Well let's get the night out of the way first. It was long and had many sleepless portions but it's over now. Thank Zeus or Barney Rubble for that. It's another beautiful morning here, mild, so mild. Spent a good deal of yesterday trying to learn more about how Aristotle thought things ought to be. His whole idea of tragedy is interesting but hard to arrange. I think that's probably why he thought that Oedipus Rex was the best play ever because it hit all those points, but how many times can you go back to the same well.
I understand how sometimes it works, but it's a lot to ask of a plot.
The big protagonist has to be important and proud of it but with a fatal flaw, an error he made early on that invokes a curse. I get that it's best if the error was made out of what in the short term appeared to be kindness. The flaw or error is the hamartia and it has to be in place for the rest to work the turn or reversal (peripeteia) is when the downfall kicks into place. The hamartia in the Hobbit is not killing Gollum. Just looked that up online and found a discussion of Thorin as the tragic hero in that but there must be several of those story lines weaving along through that story. I think now of Neo in The Matrix, as the chosen one who must have a story that follows the same pattern.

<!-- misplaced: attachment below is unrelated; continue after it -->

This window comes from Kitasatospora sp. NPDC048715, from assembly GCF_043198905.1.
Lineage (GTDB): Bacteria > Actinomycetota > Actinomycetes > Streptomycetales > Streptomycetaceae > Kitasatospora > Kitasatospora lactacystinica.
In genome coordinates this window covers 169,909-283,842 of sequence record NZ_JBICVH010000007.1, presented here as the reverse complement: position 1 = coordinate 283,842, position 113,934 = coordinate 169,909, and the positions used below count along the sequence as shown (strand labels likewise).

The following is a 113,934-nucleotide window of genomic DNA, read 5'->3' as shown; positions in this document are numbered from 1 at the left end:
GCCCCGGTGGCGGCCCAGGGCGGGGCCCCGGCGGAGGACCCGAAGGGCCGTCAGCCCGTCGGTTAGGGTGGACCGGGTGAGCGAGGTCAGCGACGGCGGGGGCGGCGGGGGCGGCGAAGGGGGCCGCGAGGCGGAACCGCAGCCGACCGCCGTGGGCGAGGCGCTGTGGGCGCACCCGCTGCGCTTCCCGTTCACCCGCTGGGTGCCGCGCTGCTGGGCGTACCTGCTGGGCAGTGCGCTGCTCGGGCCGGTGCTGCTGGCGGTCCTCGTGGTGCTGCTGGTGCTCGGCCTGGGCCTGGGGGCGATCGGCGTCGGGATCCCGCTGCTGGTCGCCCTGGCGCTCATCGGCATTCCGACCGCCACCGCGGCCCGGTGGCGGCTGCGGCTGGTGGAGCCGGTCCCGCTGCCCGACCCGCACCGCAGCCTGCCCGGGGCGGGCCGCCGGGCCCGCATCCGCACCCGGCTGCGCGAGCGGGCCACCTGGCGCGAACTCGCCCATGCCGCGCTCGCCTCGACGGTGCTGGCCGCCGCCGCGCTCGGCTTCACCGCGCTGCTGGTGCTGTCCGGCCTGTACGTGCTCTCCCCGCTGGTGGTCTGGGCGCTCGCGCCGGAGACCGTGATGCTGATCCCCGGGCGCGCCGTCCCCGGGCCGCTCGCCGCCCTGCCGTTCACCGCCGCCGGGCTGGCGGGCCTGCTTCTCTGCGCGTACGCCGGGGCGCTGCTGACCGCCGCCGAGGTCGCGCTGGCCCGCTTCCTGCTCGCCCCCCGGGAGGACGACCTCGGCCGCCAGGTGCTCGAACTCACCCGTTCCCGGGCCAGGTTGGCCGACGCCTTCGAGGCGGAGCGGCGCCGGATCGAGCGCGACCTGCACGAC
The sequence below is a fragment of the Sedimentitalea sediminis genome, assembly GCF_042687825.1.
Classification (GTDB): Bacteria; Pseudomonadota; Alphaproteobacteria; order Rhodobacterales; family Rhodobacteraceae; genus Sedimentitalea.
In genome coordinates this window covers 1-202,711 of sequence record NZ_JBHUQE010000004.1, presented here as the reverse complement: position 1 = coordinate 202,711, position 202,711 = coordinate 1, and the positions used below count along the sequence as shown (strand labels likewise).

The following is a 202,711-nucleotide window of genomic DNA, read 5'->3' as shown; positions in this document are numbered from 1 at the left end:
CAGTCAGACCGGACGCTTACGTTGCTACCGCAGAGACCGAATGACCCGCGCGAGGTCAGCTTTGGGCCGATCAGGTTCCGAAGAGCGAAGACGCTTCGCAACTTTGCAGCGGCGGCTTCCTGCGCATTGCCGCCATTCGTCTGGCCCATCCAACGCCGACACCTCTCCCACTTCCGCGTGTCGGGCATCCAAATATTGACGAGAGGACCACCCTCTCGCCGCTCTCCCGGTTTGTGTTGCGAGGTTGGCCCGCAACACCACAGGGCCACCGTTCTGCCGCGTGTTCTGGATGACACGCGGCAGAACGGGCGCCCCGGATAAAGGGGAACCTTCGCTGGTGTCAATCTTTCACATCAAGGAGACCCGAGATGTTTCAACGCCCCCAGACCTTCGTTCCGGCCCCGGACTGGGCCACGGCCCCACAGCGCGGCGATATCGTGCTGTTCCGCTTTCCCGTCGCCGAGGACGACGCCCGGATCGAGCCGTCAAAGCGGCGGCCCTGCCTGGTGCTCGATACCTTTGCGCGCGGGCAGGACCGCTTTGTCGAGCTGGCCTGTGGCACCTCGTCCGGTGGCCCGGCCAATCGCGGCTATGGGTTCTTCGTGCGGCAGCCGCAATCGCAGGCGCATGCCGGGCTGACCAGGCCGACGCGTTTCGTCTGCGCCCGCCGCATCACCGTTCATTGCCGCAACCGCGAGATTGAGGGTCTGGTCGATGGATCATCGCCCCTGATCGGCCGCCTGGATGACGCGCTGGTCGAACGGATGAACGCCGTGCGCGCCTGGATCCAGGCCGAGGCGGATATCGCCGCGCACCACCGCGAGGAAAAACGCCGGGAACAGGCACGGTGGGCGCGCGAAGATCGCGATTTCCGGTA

Or maybe not. Maybe it isn't all as connected as I now see it. But the ones that stick out as good will probably have some parts of the structure. I should look for more sources of analysis that explain the relationships. Online classes that pull apart stories in examination of the classical greek tragedic structure. There must be lots. That would be one of the things that literature majors do.
I wonder what I could learn from that. At least as a starting place for understanding story structure. I find it interesting, although it might not hold the whole key to making good stories.
I learned that the hero or protagonist has to be consistent, good, appropriate. , and have a tragic flaw (hamartia) that will eventually cause a reversal (peripeteia) with tragic irony (downfall is the hero's fault) and he or she will figure this out and understand (anagnorisis) and ... wait let's try this again from another lecture.
Hero --> Hamartia (flaw, error) --> Peripeteia (tragic irony) ->Catastrophe (reversal of fortune) -> Anagnorisis (understanding by the hero of the whole thing) producing tada-> Catharsis.
Hero with Hamartia -> Peripeteia (reversal) -> Anagnorisis (Understanding) -> Suffering (Pathos, Catastrophe) -> Catharsis or release in the audience.
The Best tragedies have only a bad outcome, no silver lining or redeeming moral.
This is the ideal tragedy. The more you can make this all dependent on the protagonist the better. So Oedipus is the ideal of this obviously it's time to re-read Oedipus the King. Right?